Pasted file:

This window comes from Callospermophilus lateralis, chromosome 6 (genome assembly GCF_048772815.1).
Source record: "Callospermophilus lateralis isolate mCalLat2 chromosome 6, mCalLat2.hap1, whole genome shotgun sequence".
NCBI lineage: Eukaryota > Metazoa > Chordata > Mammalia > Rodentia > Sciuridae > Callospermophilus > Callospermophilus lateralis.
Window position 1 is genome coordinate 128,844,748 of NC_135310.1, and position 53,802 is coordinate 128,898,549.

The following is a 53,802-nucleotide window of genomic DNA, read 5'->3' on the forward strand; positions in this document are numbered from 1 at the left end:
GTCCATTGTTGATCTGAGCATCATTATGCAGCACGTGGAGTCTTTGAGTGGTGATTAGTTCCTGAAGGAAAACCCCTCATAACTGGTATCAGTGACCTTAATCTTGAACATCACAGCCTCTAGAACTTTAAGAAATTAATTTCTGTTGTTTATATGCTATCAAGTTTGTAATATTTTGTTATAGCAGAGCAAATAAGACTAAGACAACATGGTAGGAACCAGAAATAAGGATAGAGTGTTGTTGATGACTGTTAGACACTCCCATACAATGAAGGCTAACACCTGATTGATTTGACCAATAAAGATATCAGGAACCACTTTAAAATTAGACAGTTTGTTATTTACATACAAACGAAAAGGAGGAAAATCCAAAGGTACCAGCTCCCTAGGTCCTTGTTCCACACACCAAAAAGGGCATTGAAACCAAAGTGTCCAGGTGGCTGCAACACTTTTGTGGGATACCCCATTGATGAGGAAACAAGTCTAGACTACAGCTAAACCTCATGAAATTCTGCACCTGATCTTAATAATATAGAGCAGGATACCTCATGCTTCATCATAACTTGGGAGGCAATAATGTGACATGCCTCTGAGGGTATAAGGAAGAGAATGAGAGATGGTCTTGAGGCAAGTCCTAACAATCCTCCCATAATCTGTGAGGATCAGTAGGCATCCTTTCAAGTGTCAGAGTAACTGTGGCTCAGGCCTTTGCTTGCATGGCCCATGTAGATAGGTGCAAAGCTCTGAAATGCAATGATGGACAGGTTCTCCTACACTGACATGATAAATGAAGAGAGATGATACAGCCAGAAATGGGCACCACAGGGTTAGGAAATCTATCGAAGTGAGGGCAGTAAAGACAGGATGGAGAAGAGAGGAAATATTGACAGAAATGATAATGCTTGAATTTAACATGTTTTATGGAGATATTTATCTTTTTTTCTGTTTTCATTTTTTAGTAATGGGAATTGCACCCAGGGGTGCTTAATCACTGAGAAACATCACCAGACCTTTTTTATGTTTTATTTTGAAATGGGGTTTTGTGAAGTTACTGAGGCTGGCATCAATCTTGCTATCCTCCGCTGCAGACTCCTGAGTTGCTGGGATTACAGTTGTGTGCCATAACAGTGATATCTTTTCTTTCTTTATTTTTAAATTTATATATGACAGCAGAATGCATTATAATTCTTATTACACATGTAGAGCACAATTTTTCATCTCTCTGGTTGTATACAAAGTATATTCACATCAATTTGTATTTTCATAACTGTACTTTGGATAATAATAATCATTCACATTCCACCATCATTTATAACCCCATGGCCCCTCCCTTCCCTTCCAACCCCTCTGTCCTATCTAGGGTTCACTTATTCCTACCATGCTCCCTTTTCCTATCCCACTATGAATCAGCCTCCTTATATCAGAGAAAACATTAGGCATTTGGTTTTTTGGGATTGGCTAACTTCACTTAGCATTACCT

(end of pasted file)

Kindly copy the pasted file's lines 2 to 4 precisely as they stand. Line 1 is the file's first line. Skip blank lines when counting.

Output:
Source record: "Callospermophilus lateralis isolate mCalLat2 chromosome 6, mCalLat2.hap1, whole genome shotgun sequence".
NCBI lineage: Eukaryota > Metazoa > Chordata > Mammalia > Rodentia > Sciuridae > Callospermophilus > Callospermophilus lateralis.
Window position 1 is genome coordinate 128,844,748 of NC_135310.1, and position 53,802 is coordinate 128,898,549.